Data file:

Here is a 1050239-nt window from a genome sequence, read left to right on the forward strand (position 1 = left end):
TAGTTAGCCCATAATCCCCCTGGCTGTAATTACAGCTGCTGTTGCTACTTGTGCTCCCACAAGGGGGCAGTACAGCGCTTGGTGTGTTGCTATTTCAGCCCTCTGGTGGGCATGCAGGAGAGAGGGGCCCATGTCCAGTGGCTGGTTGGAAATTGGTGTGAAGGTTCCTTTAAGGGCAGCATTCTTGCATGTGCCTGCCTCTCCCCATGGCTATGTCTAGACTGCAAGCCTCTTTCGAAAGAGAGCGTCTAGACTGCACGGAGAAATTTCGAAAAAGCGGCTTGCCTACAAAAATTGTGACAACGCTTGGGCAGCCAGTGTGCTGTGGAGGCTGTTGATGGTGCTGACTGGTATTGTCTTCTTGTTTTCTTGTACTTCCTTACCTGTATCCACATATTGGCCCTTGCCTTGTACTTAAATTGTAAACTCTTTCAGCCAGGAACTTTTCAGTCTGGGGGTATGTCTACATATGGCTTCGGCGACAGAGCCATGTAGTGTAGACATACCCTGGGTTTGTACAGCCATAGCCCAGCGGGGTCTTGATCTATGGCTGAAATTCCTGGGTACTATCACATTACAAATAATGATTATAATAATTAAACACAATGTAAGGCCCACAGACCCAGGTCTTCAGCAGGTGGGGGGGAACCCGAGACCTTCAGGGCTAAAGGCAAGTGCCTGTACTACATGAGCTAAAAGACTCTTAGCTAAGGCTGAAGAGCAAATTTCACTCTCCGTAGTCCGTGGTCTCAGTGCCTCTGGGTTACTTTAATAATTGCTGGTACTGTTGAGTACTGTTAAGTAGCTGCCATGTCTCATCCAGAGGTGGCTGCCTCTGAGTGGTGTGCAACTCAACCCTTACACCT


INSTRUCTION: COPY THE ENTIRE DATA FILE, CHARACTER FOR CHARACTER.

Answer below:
Here is a 1050239-nt window from a genome sequence, read left to right on the forward strand (position 1 = left end):
TAGTTAGCCCATAATCCCCCTGGCTGTAATTACAGCTGCTGTTGCTACTTGTGCTCCCACAAGGGGGCAGTACAGCGCTTGGTGTGTTGCTATTTCAGCCCTCTGGTGGGCATGCAGGAGAGAGGGGCCCATGTCCAGTGGCTGGTTGGAAATTGGTGTGAAGGTTCCTTTAAGGGCAGCATTCTTGCATGTGCCTGCCTCTCCCCATGGCTATGTCTAGACTGCAAGCCTCTTTCGAAAGAGAGCGTCTAGACTGCACGGAGAAATTTCGAAAAAGCGGCTTGCCTACAAAAATTGTGACAACGCTTGGGCAGCCAGTGTGCTGTGGAGGCTGTTGATGGTGCTGACTGGTATTGTCTTCTTGTTTTCTTGTACTTCCTTACCTGTATCCACATATTGGCCCTTGCCTTGTACTTAAATTGTAAACTCTTTCAGCCAGGAACTTTTCAGTCTGGGGGTATGTCTACATATGGCTTCGGCGACAGAGCCATGTAGTGTAGACATACCCTGGGTTTGTACAGCCATAGCCCAGCGGGGTCTTGATCTATGGCTGAAATTCCTGGGTACTATCACATTACAAATAATGATTATAATAATTAAACACAATGTAAGGCCCACAGACCCAGGTCTTCAGCAGGTGGGGGGGAACCCGAGACCTTCAGGGCTAAAGGCAAGTGCCTGTACTACATGAGCTAAAAGACTCTTAGCTAAGGCTGAAGAGCAAATTTCACTCTCCGTAGTCCGTGGTCTCAGTGCCTCTGGGTTACTTTAATAATTGCTGGTACTGTTGAGTACTGTTAAGTAGCTGCCATGTCTCATCCAGAGGTGGCTGCCTCTGAGTGGTGTGCAACTCAACCCTTACACCT